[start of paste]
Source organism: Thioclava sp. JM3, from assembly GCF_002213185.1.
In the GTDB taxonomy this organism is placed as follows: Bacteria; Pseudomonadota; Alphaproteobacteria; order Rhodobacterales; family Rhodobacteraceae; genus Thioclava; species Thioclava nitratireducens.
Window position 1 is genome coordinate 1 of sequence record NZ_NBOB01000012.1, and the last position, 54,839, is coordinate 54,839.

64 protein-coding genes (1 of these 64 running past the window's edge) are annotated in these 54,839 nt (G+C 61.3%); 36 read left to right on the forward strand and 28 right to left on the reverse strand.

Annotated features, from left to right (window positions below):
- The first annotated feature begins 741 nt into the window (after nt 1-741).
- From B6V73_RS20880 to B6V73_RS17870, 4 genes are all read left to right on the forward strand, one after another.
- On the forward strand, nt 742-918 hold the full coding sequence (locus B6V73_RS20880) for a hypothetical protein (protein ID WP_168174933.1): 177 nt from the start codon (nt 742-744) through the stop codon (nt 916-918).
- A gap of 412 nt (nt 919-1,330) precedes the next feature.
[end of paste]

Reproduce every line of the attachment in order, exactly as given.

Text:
Source organism: Thioclava sp. JM3, from assembly GCF_002213185.1.
In the GTDB taxonomy this organism is placed as follows: Bacteria; Pseudomonadota; Alphaproteobacteria; order Rhodobacterales; family Rhodobacteraceae; genus Thioclava; species Thioclava nitratireducens.
Window position 1 is genome coordinate 1 of sequence record NZ_NBOB01000012.1, and the last position, 54,839, is coordinate 54,839.

64 protein-coding genes (1 of these 64 running past the window's edge) are annotated in these 54,839 nt (G+C 61.3%); 36 read left to right on the forward strand and 28 right to left on the reverse strand.

Annotated features, from left to right (window positions below):
- The first annotated feature begins 741 nt into the window (after nt 1-741).
- From B6V73_RS20880 to B6V73_RS17870, 4 genes are all read left to right on the forward strand, one after another.
- On the forward strand, nt 742-918 hold the full coding sequence (locus B6V73_RS20880) for a hypothetical protein (protein ID WP_168174933.1): 177 nt from the start codon (nt 742-744) through the stop codon (nt 916-918).
- A gap of 412 nt (nt 919-1,330) precedes the next feature.